The New York Times
Reclaimed reveals the remarkable legacy of Jacques Goudstikker, a preeminent Jewish art dealer in Amsterdam whose vast collection of masterpieces was almost lost forever to the Nazi practice of looting cultural properties. Between the two World Wars, Goudstikker's impressive and historically important collection rose to international acclaim. This exhibition presents rarely-seen Old Master paintings-including Dutch Old Master works and Italian and Northern Renaissance paintings-recently restituted to Goudstikker's family.
Forced to flee the Netherlands with his family in May 1940 immediately after the Nazi invasion, Goudstikker died in a tragic accident while escaping. He left behind approximately 1,400 works of art in his gallery, the bulk of which were looted by Reichsmarschall Hermann Göring. After the war, over 200 of Goudstikker's paintings were found by the Allies in Germany and returned to the Dutch government to be restituted to the rightful owner. Unfortunately, that was not accomplished, and they remained in the Dutch national collection.
The small black notebook he used meticulously to inventory his collection was found with Goudstikker at the time of his death, and later became a crucial piece of evidence in the battle to reclaim his art. In February 2006, Goudstikker's family successfully reclaimed 200 artworks from the Dutch government in one of the largest restitutions of Nazi-looted art.
The returned masterpieces, alongside photographs and documents relating to Goudstikker's life, provide an intimate perspective and an opportunity to reflect on the consequences of Nazi looting. This exhibition brings to light Jacques Goudstikker's extraordinary story and celebrates the historic restitution of the artworks to the rightful heir.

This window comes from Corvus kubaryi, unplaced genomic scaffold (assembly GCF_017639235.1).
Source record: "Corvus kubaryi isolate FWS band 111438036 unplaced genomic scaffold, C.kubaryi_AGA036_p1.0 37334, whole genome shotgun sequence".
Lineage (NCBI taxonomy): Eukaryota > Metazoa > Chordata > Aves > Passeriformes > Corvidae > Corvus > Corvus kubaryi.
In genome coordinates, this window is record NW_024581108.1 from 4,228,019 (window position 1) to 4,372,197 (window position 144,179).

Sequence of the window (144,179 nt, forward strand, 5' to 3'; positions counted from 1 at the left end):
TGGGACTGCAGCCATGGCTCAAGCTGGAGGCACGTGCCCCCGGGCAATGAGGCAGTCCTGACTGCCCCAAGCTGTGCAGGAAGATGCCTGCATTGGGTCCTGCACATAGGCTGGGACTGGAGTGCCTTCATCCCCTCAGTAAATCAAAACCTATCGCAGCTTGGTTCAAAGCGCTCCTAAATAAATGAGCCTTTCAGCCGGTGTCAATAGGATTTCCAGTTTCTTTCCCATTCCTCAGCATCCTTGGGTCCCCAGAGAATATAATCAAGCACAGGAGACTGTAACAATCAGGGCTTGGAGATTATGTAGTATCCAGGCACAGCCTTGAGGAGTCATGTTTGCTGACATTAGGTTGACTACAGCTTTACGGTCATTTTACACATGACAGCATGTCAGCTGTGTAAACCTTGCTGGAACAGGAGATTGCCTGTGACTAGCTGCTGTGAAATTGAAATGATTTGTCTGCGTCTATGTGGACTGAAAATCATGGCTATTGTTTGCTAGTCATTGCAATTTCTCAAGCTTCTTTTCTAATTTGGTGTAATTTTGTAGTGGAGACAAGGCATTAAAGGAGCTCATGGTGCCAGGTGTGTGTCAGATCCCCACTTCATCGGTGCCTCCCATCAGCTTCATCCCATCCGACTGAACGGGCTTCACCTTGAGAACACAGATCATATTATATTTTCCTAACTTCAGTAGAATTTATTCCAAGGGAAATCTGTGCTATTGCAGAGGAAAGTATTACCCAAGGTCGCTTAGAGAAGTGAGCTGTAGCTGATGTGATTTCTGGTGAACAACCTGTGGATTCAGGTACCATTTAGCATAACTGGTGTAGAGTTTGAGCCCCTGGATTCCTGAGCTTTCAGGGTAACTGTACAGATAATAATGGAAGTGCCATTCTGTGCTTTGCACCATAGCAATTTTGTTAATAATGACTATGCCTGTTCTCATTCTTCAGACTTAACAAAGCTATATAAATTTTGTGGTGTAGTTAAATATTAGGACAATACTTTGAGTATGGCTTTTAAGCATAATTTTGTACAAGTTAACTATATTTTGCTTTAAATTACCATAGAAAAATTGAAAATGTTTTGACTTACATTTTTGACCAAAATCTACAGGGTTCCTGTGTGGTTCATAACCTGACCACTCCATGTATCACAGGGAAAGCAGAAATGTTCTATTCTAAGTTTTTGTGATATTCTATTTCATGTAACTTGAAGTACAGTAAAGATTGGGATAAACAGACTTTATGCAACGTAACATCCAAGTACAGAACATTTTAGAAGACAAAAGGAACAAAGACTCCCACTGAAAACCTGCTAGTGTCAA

Jacques Goudstikker's inventory notebook,
Open: approx. 7 x 9 in. (17.8 x 22.9 cm)
Amsterdam City Archives
Jacques Goudstikker's Gallery business card
Approximately 4 x 6 in. (10 x 15 cm)
Amsterdam City Archives, Arch. 1341. inv. nr. 54
Jan Josefsz van Goyen
View of the Oude Maas near Dordrecht, 1651
Oil on panel
26 1/4 x 38 1/4 in. (66.7 x 97 cm)
Dordrechts Museum, Dordrecht
Salomon Jacobsz van Ruysdael
River Landscape with Ferry, 1649
Oil on panel
37 5/8 x 52 1/2 in. (99.5 x 133.5 cm)
National Gallery of Art, Washington, D.C.
Patron's Permanent Fund and the Lee
and Juliet Folger Fund. This acquisition
was made possible through the generosity
of the family of Jacques Goudstikker, in
his memory. 2007.116.1